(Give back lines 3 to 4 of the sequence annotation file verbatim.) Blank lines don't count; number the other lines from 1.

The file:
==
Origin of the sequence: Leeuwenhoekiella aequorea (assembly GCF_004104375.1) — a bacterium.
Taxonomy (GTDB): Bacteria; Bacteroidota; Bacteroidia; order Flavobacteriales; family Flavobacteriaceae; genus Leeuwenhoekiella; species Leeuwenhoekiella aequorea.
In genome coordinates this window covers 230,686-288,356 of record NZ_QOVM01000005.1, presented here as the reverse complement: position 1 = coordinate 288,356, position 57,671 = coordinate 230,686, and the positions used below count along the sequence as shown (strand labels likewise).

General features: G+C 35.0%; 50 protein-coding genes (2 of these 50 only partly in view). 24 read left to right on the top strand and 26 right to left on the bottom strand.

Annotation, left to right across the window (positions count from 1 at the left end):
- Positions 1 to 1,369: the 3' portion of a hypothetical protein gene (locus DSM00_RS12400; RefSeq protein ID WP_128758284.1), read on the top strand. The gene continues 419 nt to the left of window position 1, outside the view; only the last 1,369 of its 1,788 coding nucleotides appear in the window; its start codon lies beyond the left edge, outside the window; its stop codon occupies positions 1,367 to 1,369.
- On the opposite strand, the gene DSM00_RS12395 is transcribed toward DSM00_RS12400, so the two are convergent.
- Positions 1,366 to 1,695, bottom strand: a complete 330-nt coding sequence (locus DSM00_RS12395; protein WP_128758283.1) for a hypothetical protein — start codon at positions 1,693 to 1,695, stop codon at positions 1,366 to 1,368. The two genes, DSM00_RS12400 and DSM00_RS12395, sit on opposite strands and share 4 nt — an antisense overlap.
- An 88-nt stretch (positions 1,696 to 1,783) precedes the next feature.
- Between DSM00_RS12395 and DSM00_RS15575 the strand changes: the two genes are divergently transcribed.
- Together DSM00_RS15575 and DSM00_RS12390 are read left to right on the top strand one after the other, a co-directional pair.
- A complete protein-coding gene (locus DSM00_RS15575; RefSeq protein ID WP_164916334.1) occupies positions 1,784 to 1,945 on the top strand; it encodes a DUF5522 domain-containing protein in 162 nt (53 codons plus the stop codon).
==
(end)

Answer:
In genome coordinates this window covers 230,686-288,356 of record NZ_QOVM01000005.1, presented here as the reverse complement: position 1 = coordinate 288,356, position 57,671 = coordinate 230,686, and the positions used below count along the sequence as shown (strand labels likewise).

General features: G+C 35.0%; 50 protein-coding genes (2 of these 50 only partly in view). 24 read left to right on the top strand and 26 right to left on the bottom strand.